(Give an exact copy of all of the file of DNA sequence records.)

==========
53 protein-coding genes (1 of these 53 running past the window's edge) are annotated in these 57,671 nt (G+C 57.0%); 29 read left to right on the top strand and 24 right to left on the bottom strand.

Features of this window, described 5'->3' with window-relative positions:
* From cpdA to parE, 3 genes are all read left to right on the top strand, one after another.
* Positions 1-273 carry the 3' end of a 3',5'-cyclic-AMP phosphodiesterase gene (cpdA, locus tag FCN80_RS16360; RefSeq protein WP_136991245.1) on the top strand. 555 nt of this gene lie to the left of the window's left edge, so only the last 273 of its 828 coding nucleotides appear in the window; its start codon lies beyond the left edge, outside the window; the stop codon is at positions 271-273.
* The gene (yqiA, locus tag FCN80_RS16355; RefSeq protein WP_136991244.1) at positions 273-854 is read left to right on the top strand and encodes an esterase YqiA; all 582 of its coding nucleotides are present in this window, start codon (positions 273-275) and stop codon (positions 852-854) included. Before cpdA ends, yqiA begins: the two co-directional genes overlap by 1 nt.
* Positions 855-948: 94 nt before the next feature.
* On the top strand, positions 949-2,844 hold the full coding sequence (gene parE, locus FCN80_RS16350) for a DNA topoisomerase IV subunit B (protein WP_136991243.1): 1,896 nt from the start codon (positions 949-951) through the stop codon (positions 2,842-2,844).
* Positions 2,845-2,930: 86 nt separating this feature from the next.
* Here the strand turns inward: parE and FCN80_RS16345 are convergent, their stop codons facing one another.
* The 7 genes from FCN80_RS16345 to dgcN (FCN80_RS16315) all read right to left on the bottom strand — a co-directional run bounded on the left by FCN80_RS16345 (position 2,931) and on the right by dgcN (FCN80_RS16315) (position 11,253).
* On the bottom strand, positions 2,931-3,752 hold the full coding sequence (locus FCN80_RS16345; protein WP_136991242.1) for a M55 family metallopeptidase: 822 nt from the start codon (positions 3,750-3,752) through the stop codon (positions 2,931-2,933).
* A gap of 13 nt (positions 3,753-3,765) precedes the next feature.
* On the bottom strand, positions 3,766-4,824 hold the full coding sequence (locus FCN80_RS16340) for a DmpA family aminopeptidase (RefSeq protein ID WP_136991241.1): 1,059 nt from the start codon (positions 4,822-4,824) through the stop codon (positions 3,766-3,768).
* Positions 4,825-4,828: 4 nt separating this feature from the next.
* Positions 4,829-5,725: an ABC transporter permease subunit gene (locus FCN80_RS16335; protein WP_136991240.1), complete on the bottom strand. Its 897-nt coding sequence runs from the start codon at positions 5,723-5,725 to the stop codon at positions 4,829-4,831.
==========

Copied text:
53 protein-coding genes (1 of these 53 running past the window's edge) are annotated in these 57,671 nt (G+C 57.0%); 29 read left to right on the top strand and 24 right to left on the bottom strand.

Features of this window, described 5'->3' with window-relative positions:
* From cpdA to parE, 3 genes are all read left to right on the top strand, one after another.
* Positions 1-273 carry the 3' end of a 3',5'-cyclic-AMP phosphodiesterase gene (cpdA, locus tag FCN80_RS16360; RefSeq protein WP_136991245.1) on the top strand. 555 nt of this gene lie to the left of the window's left edge, so only the last 273 of its 828 coding nucleotides appear in the window; its start codon lies beyond the left edge, outside the window; the stop codon is at positions 271-273.
* The gene (yqiA, locus tag FCN80_RS16355; RefSeq protein WP_136991244.1) at positions 273-854 is read left to right on the top strand and encodes an esterase YqiA; all 582 of its coding nucleotides are present in this window, start codon (positions 273-275) and stop codon (positions 852-854) included. Before cpdA ends, yqiA begins: the two co-directional genes overlap by 1 nt.
* Positions 855-948: 94 nt before the next feature.
* On the top strand, positions 949-2,844 hold the full coding sequence (gene parE, locus FCN80_RS16350) for a DNA topoisomerase IV subunit B (protein WP_136991243.1): 1,896 nt from the start codon (positions 949-951) through the stop codon (positions 2,842-2,844).
* Positions 2,845-2,930: 86 nt separating this feature from the next.
* Here the strand turns inward: parE and FCN80_RS16345 are convergent, their stop codons facing one another.
* The 7 genes from FCN80_RS16345 to dgcN (FCN80_RS16315) all read right to left on the bottom strand — a co-directional run bounded on the left by FCN80_RS16345 (position 2,931) and on the right by dgcN (FCN80_RS16315) (position 11,253).
* On the bottom strand, positions 2,931-3,752 hold the full coding sequence (locus FCN80_RS16345; protein WP_136991242.1) for a M55 family metallopeptidase: 822 nt from the start codon (positions 3,750-3,752) through the stop codon (positions 2,931-2,933).
* A gap of 13 nt (positions 3,753-3,765) precedes the next feature.
* On the bottom strand, positions 3,766-4,824 hold the full coding sequence (locus FCN80_RS16340) for a DmpA family aminopeptidase (RefSeq protein ID WP_136991241.1): 1,059 nt from the start codon (positions 4,822-4,824) through the stop codon (positions 3,766-3,768).
* Positions 4,825-4,828: 4 nt separating this feature from the next.
* Positions 4,829-5,725: an ABC transporter permease subunit gene (locus FCN80_RS16335; protein WP_136991240.1), complete on the bottom strand. Its 897-nt coding sequence runs from the start codon at positions 5,723-5,725 to the stop codon at positions 4,829-4,831.